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c.e.systems electronics and century systems

speed controllers ect.

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charles golding16/08/2012 00:43:55
2 forum posts

Hi guys, my name is charles and i am an expat englishman living in Australia who has just retired and have decided to return to my hobby of r/c scale model boats. So after unpacking all my boats and equipment that has been stored for quite a few years i have come across a couple of items that i would like some info on, 1st. is an r/c switch unit that i picked up many years ago on a visit to the UK. made by C.E. Systems UK. model number RCS-1 24v 3a max, it is a small black plastic box about 7cm. by 5cm. by 2cm. deep with what looks like a 3 wire lead [black/white/red, no reciever plug fitted] from one end and 6 screw connectors at the other. Would anybody know if the C.E. company still exists or have some instructions for said unit. Also i have another unit which i think i a speed controller, goes by the makers name of Century Systems and is about 51/2cm. by 41/4cm. and is wrapped in clear plastic film with a large alum. heatsink on top, a Futaba type lead from one end and 4 rather thick leads [red,/black/brown/green] from other. Would anybody know anything about this unit or the maker.

Many thanks for your time and happy sailing, regards Charles

Dave Milbourn16/08/2012 10:09:02
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3669 forum posts
230 photos

Charles

If this company followed the usual conventions then the three leads on the switch are for the receiver (fit a Futaba plug; wires to suit the pin-out of your receiver). The six terminals will likely be the Common, Normally Open and Normally Closed poles of two on-board relays. See here for our current equivalent **LINK** You can easily test which contact is which with a DMM or a continuity tester (that's a battery and a bulb to you, Homer).

The ESC will have two battery connections (Red +ve and Black -ve) and two motor connections (Brown and Green). These will be the thick wires. The lead at the other end goes to the receiver. In the absence of any further info I'd restrict the motor current drawn to 10A and the motor voltage to 12v.

I do remember seeing CE Systems' stuff around but they've been out of business for donkey's years.

Hope this helps.

Dave M

Barry Gibson17/08/2012 12:06:08
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31 forum posts
17 photos

This may help. Mine wasn't very good it didn't last very long it keep packing up. sc.jpg

sc 002.jpgsc 001.jpg

charles golding18/08/2012 07:44:25
2 forum posts

Hi guys, many thanks to both Dave Milbourn and Barry Gibson, your info was a great help and judging by that info it looks like alot of my equipment is a bit dated to say the least but as most of it still works perfectly well i.e. electric motors, r.c. gear and the boats themselves i will carry on recomissioning my small fleet so as to get them back running and make good use of the many lakes around my area now that i have retired and have abit of spare time these days, just don"t tell the wife will you, ha ha.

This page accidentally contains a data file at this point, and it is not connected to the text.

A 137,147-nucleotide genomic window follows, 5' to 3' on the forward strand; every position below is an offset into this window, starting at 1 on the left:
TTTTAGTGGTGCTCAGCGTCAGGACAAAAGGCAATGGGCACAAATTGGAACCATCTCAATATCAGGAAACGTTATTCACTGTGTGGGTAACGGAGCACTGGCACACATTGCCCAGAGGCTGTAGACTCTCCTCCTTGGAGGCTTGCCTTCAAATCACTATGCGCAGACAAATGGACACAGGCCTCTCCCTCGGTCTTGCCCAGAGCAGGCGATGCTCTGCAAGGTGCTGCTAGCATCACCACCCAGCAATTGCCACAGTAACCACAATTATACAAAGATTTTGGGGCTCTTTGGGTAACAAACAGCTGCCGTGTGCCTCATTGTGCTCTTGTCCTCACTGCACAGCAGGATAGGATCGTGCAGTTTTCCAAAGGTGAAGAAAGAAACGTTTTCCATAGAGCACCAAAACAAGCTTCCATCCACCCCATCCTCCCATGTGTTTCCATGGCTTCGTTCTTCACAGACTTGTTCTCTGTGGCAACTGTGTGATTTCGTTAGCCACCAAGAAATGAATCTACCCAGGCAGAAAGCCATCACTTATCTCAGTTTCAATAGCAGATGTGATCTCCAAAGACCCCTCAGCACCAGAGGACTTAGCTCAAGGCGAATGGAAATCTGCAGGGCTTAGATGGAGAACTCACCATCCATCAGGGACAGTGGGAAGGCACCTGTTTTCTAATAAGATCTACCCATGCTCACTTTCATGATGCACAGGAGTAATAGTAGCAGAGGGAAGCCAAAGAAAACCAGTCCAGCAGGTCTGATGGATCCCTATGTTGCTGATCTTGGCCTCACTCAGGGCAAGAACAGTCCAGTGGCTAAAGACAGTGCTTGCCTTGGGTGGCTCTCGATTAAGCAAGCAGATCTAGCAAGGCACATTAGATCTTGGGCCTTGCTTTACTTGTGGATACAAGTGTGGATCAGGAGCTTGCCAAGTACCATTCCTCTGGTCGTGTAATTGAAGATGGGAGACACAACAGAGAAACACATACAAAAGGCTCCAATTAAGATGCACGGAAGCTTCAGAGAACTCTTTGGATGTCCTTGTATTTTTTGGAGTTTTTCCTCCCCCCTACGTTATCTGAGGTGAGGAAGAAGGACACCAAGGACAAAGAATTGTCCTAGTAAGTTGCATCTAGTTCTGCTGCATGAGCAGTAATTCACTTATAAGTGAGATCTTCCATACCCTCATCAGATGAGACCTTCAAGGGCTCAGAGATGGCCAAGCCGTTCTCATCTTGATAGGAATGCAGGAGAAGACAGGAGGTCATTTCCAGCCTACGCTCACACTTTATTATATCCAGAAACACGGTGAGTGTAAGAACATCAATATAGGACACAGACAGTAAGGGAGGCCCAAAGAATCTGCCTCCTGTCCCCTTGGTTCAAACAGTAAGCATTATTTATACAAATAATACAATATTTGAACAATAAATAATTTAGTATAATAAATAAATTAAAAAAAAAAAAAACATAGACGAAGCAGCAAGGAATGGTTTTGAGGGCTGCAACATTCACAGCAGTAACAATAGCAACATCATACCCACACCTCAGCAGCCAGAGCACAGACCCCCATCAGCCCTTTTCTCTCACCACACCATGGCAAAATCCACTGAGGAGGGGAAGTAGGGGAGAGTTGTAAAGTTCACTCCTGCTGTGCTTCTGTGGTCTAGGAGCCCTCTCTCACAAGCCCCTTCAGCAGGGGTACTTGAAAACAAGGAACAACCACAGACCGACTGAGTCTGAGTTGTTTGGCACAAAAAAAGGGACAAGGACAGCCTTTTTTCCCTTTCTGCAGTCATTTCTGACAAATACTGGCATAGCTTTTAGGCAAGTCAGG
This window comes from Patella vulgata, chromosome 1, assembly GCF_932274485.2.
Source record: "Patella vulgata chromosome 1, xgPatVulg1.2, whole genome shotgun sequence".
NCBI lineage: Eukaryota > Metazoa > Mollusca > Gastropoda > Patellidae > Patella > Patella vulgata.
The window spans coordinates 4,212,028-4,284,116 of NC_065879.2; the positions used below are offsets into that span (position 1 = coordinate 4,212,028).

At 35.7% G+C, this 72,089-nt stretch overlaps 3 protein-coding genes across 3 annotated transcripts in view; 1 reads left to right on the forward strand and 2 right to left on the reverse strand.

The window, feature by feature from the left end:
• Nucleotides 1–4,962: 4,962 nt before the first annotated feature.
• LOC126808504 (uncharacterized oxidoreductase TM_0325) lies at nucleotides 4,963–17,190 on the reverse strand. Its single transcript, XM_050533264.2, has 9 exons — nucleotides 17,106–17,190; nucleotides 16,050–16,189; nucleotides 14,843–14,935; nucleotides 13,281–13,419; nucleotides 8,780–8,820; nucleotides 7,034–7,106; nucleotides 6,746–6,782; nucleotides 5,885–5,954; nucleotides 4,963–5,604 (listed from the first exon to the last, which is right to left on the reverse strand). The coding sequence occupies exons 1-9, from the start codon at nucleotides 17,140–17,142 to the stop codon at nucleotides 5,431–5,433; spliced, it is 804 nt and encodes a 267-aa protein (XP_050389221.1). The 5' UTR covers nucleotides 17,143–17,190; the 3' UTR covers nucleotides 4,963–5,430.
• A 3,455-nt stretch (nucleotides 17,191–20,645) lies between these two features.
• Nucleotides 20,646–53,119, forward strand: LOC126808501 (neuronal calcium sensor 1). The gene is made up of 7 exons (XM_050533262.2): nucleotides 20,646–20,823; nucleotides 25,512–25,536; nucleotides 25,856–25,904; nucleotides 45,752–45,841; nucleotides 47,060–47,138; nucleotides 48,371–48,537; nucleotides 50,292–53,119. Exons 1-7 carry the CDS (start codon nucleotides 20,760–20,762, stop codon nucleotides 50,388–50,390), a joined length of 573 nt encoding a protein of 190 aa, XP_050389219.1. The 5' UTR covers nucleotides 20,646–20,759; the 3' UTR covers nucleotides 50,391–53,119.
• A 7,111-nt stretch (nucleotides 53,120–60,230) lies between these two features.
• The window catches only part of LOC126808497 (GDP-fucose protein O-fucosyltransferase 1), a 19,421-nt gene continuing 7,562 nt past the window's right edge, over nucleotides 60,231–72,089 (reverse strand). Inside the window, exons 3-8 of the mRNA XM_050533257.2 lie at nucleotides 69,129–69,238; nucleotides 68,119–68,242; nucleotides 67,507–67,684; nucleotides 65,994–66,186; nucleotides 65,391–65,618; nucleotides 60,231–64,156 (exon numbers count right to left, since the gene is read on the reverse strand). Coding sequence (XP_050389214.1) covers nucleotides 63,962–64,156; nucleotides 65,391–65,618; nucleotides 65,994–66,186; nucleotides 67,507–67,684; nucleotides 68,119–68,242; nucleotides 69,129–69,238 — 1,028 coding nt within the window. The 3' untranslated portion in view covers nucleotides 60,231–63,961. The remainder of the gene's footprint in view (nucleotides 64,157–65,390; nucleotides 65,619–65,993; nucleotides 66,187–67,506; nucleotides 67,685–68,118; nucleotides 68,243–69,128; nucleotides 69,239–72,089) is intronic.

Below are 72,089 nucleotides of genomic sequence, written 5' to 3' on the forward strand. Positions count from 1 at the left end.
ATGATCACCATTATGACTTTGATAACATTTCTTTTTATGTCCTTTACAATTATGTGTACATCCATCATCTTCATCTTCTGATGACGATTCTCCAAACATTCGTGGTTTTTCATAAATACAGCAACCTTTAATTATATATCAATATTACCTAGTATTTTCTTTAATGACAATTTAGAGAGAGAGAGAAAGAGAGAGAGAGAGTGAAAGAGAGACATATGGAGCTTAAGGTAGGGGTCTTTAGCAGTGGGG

Dave i noticed you have a picture of what i believe is a Fairy Huntsman running on, i think, electric, would this be correct? and if so may i ask what motor you use in it as i also have a Huntsman, albeit still in kit form that my kids bought for me more years ago than i like to recall, i also have the smaller version that was put out by the same manufacturer although i can"t for the life of me remember it"s name, although this one is up and running also using an electric motor.

Once again many thanks for your help Gentlemen.

Rergards Charles

Dave Milbourn19/08/2012 09:20:41
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3669 forum posts
230 photos

Charles
The original manufacturer was Model Avionics (Modav) who later became Precedent Kits. Construction was changed from bandsawn marine ply to die-cut liteply (a poor substitute IHMO). I would suggest a Speed 900 running on 15 x NiMH cells for the 34" version. There is a thread somewhere on here by one of our customers, Alan Barwick, about his experiences with this model and the various different set-ups he used for the running gear. I think he posts as Barzo.
The larger 46" Huntsman would suit one (or even two) of the same motors. For a single motor installation then 20 cells would be better, with an X55 prop. Water cooling the motor at this power level would be strongly advisable! The prototype used a HP 61 F R/C marine glowplug motor.
The little Fairey model in my album is a 24" Swordsman which runs on a standard 540 motor and 7.2v. A plan for this model is available from My Hobby Stores.
BTW I wouldn't use that Marfet ESC on any of these models!!
Dave M

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